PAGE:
At 244 years, America is a broken, humiliated country

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At 244 years, America is a broken, humiliated country

Raulston
Nembhard

Wednesday, July 08, 2020

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On July 4 America celebrated its 244th year of Independence. This year, however, it rings false to even use the word “celebration”, given the state of the country and the sickening humiliation it has been undergoing under the leadership of President Donald Trump.

On its 244th year, America is as divided as it has ever been. It is caught in the midst of a pandemic to which there has been no robust federal response; thus, no sense of national unanimity as to how to defeat it.

According to the country's Census Bureau, almost one-third of Americans show signs of clinical anxiety and depression. This no doubt has been exacerbated by the novel coronavirus pandemic, which has seen a 42 per cent surge in overdose deaths in May. A Pew Survey estimates that 71 per cent of Americans are terribly displeased about the state of the country, 66 per cent being fearful for the future, and 16 per cent proud of where the country is.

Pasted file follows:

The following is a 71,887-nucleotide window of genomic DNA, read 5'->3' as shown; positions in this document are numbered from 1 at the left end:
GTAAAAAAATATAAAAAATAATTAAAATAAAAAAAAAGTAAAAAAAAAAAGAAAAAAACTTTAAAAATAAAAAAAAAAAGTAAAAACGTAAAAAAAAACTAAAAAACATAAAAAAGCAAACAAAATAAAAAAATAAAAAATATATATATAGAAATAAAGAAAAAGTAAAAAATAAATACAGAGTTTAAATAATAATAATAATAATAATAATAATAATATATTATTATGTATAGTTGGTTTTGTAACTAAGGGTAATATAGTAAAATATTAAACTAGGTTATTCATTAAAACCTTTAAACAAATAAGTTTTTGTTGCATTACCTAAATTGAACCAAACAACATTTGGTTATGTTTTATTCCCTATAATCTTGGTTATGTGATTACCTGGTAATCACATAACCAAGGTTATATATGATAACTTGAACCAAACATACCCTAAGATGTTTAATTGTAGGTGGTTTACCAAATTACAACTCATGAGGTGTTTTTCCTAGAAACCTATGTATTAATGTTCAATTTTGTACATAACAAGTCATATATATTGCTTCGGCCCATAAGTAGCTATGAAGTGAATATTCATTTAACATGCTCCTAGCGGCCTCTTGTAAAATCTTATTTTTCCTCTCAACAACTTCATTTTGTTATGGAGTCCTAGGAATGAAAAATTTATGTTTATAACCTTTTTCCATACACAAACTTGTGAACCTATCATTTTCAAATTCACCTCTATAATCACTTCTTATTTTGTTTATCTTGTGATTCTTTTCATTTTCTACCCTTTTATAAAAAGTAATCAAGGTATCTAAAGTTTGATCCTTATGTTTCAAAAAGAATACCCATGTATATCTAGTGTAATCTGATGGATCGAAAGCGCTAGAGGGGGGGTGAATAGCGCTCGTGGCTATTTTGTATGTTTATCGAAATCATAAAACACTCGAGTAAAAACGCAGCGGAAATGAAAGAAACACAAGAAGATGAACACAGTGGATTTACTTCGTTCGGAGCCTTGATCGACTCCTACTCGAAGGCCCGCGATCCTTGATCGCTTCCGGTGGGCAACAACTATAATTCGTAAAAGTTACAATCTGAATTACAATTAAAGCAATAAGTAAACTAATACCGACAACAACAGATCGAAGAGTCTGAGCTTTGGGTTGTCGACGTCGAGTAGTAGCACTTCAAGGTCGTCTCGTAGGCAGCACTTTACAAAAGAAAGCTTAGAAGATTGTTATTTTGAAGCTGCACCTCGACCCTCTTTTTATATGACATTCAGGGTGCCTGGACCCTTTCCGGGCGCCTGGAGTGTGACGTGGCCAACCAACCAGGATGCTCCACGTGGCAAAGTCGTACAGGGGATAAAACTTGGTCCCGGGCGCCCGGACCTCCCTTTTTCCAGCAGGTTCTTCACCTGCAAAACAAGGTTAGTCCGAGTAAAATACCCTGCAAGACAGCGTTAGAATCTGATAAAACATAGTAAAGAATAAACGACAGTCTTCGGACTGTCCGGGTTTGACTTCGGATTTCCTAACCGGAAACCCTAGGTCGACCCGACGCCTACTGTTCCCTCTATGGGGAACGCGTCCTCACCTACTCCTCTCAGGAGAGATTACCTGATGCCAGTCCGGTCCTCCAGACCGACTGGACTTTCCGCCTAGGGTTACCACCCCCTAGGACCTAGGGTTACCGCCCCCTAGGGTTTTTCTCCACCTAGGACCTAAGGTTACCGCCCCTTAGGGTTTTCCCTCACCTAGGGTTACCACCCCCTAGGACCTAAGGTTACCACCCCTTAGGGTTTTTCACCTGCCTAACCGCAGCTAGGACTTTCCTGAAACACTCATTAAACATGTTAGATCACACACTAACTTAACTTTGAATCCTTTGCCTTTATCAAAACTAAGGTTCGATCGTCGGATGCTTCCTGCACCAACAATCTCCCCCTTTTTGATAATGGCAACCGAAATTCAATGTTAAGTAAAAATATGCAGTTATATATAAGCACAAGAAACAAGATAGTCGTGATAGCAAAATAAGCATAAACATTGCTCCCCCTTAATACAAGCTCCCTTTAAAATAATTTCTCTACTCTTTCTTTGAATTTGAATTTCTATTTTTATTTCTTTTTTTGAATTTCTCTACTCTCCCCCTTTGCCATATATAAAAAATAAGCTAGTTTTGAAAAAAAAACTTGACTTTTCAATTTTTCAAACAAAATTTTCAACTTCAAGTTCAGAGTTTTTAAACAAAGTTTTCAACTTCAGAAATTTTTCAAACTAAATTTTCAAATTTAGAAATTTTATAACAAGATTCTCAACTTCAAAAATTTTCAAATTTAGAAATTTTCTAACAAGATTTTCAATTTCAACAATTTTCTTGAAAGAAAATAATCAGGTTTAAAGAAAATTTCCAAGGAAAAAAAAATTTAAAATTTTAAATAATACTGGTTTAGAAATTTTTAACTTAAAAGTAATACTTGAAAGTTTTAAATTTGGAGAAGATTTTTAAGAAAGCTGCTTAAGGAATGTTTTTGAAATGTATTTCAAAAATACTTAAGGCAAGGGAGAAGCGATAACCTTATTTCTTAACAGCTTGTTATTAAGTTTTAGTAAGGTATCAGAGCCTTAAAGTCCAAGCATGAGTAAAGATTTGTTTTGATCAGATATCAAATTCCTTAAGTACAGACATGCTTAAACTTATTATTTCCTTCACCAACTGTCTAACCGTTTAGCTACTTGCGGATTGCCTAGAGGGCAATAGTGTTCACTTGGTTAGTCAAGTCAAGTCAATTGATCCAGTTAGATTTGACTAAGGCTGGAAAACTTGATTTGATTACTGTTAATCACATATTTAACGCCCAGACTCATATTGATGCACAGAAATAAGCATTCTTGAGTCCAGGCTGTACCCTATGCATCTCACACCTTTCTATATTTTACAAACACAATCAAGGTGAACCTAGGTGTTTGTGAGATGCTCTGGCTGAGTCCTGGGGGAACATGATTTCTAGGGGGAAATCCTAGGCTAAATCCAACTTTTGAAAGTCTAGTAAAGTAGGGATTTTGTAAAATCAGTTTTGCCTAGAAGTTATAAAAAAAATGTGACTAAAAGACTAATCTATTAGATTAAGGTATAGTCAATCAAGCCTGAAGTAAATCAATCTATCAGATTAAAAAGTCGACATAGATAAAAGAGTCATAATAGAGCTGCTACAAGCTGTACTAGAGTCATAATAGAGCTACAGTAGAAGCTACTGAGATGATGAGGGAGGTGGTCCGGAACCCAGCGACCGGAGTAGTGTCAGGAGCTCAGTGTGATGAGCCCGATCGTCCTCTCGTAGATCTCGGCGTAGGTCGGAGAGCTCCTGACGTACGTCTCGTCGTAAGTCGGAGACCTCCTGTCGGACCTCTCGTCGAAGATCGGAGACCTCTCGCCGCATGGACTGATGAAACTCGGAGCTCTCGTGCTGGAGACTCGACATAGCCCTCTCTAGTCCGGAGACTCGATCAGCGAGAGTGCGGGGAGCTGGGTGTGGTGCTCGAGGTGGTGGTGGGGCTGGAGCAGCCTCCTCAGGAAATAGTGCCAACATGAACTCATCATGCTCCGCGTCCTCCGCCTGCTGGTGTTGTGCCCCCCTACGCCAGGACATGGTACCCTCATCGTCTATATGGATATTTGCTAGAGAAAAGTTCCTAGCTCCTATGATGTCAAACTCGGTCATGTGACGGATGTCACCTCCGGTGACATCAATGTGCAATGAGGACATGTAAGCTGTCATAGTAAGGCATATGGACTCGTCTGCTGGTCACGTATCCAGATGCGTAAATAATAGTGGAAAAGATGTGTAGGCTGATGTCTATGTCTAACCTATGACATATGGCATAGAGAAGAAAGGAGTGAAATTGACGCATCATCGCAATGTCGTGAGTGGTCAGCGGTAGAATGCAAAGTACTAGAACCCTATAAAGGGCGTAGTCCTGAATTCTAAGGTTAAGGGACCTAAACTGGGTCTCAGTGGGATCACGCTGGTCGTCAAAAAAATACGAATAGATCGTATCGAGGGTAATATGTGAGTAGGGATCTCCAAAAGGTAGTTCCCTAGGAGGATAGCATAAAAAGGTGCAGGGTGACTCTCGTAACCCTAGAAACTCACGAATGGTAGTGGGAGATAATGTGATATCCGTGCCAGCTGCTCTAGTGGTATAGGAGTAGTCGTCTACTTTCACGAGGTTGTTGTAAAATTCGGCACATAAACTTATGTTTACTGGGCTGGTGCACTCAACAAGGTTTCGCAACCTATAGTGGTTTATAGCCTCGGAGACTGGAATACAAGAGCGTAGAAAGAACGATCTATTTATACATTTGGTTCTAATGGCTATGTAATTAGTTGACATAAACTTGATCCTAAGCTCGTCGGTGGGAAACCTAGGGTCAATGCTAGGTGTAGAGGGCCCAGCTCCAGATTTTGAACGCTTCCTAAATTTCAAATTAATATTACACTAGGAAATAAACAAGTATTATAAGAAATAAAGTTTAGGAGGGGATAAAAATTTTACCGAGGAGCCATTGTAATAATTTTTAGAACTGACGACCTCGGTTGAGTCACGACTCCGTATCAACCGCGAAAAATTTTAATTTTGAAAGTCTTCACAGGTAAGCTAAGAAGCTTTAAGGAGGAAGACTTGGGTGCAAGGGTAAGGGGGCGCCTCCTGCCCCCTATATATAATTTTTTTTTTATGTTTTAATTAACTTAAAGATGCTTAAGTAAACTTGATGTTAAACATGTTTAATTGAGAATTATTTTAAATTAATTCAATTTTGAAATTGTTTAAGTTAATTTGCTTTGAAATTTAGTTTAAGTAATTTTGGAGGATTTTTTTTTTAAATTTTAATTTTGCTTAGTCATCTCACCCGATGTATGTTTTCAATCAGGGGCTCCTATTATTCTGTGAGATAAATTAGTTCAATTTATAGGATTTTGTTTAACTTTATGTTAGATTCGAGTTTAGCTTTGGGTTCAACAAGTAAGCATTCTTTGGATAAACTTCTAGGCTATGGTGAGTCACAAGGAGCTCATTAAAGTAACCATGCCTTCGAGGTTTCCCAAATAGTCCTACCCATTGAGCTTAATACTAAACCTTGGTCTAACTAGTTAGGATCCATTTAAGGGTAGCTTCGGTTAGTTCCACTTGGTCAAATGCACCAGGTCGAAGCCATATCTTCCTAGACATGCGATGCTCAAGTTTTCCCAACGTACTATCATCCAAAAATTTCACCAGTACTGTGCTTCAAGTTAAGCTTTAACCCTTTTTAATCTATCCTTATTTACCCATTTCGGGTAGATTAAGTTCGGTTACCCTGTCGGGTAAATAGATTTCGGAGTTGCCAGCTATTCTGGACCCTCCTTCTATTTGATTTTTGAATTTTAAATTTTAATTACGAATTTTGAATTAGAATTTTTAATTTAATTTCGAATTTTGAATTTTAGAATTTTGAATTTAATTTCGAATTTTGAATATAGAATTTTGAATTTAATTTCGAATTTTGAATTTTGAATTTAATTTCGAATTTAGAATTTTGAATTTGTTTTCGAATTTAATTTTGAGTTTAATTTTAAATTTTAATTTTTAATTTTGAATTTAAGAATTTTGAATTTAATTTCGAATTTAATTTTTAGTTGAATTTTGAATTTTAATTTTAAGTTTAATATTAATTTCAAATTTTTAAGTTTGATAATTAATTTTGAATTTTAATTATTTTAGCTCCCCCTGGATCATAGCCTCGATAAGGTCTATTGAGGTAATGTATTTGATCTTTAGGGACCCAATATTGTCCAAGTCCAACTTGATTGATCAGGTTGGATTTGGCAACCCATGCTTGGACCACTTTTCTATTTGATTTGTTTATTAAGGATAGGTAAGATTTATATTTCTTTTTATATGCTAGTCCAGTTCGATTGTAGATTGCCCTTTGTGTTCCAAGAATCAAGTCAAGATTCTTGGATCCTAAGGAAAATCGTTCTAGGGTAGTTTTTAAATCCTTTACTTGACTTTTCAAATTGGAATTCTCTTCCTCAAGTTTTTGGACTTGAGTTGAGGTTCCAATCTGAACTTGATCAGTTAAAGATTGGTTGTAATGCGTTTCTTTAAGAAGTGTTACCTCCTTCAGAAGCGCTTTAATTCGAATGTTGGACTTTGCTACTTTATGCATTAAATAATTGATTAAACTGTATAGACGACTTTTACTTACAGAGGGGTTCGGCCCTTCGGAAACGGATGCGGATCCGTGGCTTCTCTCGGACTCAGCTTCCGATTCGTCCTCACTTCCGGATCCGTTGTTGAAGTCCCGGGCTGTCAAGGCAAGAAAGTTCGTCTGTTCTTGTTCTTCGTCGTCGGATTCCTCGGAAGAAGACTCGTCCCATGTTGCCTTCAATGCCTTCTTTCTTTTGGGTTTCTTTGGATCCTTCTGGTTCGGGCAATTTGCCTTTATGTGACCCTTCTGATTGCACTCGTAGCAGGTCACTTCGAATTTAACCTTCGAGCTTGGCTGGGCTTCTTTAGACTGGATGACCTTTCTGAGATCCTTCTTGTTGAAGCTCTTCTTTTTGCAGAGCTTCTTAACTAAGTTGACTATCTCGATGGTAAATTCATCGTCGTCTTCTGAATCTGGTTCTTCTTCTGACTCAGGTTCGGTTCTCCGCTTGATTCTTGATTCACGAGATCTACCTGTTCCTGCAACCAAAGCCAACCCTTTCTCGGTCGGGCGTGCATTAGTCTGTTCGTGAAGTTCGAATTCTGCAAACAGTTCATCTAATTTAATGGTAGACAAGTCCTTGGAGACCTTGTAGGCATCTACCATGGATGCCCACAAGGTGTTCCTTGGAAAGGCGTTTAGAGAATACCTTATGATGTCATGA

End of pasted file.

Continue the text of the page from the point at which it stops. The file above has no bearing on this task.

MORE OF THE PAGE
There has, perhaps, never been a time in recent memory when compassionate leadership has been more absent in America. It is the absence of such leadership, at the federal level especially, why the country has failed abysmally to subdue the coronavirus. This was evident from the very beginning, as the president's first instinct was not to protect the people, but to make political calculations as to how rising numbers could affect his prospects in an election year. This has been his approach in dealing with the virus from there on. It explains the early reopening of the economy against the recommendation of the scientific experts and at a time when the virus was still raging with mounting infections and deaths in populous states.

Perhaps one of the most egregious and heartless actions on the part of the president, aided and abetted by the Republican Party which he leads, obviously with an iron hand, is the desperation to have the Supreme Court end the Affordable Care Act (ACA), called Obamacare, which has provided health insurance for millions of Americans and which would hurt millions more in the context of the pandemic. Just two weeks ago Trump reaffirmed his intention to end the law when his Department of Justice joined briefs with 20 Republican-controlled states before the Supreme Court.